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BBC Travel: The longest train in the world? Mauritania’s 2km-long Train du Desert

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The "mauritanian" railway network is composed just by a single 704Km-long line connecting the Iron ore mines to the ports.


The service operated seems to be just two:

- The multi-kilometer long iron ore train

- The tourist-only "Desert Express"


The rolling stock is composed of:




- EMD SD-70ACS, six ordered in 2012, atleast four in service (classified as CC1XX, one unit numbered CC123, others unknown), liviery is the standard light blue and tan yellow.





https://www.railwaygazette.com/nc/news/single-view/view/high-temperature-locomotives-ordered-from-emd.html (pictured 


- EMD SDL-40/2, delivered starting from 1981, numbers unknown (classified "CC1XX", one unit numbered CC119, others unknown), liviery is either the standard light blue and tan yellow or dark green.








Unidentified EMD-style BB locomotives (GP-38?), numbers, delivery and status unknown, classified BB2XX (two units numbered BB209 and BB210), liviery is the standard light blue and tan yellow.





Class CC01-21, manufactured by Alsthom between 1961 and 1962 (Nos.01-11) and in 1965 (Nos.12-21) and based on the SNCF Class CC65000.

They started to be replaced by the SDL-40/2s in 1981, and by 1997 they were completely transferred to passenger trains.

Their status is unknown, probably they're stored out-of-service.


Passenger Rolling Stock


The mauritania railway carriages are quite varied, each with it's own interesting history, altough little info is known.


Probably the most interesting piece of Mauritania rolling stock is the A2N 001 "CaFiCi" Railcar.

The A2N was manufactured in 1982 by the italian Casaralta works, and based on the Type 1979 "Casaralta" double-decker suburban coaches (manufactured under license of CMIT Lorraine, as they were based on the French VB2N coaches).

The idea was to have an high-capacity diesel railcar to be used on unelectrified suburban railways. It was tested on various third-sector lines, but due to the low power (only one bogie was motored), the results were unsatisfactory.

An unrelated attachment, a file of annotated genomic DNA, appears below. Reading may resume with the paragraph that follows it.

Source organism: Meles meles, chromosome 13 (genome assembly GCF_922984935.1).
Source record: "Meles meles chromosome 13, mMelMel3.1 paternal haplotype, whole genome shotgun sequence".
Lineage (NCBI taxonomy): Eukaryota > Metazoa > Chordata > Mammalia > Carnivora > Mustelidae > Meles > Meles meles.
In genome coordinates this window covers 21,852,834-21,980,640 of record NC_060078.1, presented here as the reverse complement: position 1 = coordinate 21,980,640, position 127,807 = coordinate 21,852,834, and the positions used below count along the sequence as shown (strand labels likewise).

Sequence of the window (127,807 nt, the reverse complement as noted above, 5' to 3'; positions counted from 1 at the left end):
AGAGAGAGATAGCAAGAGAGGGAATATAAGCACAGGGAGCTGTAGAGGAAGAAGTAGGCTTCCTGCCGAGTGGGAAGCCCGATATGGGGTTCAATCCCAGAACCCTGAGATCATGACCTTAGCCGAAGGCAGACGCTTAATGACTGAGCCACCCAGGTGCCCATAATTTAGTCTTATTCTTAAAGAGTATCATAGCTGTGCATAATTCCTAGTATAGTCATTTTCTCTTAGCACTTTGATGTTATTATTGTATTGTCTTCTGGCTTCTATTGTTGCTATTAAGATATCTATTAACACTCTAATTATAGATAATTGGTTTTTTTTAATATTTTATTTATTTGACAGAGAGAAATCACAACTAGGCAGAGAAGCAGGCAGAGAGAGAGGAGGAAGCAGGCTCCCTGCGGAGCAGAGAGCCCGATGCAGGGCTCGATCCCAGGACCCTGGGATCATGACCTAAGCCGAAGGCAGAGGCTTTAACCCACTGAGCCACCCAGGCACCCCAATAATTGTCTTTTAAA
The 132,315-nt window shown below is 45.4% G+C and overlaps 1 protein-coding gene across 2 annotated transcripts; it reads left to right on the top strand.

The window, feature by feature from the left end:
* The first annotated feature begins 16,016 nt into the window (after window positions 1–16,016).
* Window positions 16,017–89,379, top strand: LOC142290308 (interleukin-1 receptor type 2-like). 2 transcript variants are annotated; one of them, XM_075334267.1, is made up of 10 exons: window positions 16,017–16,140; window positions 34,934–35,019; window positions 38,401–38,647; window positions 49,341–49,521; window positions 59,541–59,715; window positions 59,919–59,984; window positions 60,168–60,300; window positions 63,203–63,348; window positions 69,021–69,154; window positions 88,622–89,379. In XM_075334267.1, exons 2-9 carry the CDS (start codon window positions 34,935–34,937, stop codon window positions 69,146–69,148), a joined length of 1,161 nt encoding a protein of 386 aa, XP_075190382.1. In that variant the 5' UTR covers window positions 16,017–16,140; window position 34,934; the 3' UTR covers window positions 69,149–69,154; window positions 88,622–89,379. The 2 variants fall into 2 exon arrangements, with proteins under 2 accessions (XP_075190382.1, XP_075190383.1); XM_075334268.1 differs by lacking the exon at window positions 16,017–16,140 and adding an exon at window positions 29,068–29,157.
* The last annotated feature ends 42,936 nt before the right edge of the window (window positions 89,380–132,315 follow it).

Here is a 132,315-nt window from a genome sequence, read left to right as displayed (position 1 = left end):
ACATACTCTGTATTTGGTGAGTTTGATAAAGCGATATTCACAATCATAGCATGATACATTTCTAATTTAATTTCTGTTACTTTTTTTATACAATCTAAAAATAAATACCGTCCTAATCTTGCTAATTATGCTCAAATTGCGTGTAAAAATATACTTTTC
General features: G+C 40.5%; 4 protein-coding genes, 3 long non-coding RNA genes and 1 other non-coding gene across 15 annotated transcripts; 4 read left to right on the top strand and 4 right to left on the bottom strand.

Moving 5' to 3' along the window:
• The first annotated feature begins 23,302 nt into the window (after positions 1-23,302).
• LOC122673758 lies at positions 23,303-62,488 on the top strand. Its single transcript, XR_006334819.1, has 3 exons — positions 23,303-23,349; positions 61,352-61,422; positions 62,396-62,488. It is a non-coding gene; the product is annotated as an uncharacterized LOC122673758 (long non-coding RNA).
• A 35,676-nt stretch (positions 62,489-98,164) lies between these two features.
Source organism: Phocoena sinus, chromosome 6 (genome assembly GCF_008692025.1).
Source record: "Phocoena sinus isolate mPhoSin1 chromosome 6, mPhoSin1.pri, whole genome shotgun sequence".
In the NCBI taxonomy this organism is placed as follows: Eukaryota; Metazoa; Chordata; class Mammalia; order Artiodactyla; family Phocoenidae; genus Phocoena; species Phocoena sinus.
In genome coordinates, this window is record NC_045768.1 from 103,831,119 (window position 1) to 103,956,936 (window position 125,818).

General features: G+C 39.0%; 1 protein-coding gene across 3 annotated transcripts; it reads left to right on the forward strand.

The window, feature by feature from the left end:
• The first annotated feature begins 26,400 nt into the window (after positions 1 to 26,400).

In 1997 it was sold to Mauritania, de-motored and transformed into a carriage for the "Desert Express" tourist train, where it still operates.


The A2N in Mauritania (including extremely rare interior wiews)






Other coaches include: a French-type UIC-Y coach (built 1963-1976, Ex-SNCF?) and an unidentified coach (possibly an East German OSShd-standard UIC-Y type coach), both absolutely knackered and almost "armored looking", with the original bogeys swapped for american boxcar-style ones.


Also in the A2N video from euronews, you can catch a glimpse of what seemingly is another OSShd-standard UIC-Y-type coach still in it's blue Ceske Drahy (Czech Repubblic Railways) colors.


There are also these, wich you can only describe as "Cabooses on steroids" (they also appear to be built on standard freight flatcars).


Freight rolling stock is obiviously composed mostly of hoppers, with the eventual flatcars and tank cars showing up.


Another interesting fetaure of the Mauritania railway, is that it appears to have no signalling (except for the american-style switch indicators), wich would be redundant on this line anyway.

Edited by Socimi
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Although a long train, not the longest, the BHP iron ore train that derailed in Western Australia last November was 2.86km  long and made up of 268 cars.

But, as the Mauritainian train had a passenger carriage in its consist, it's probably the longest 'mixed train' in the world.





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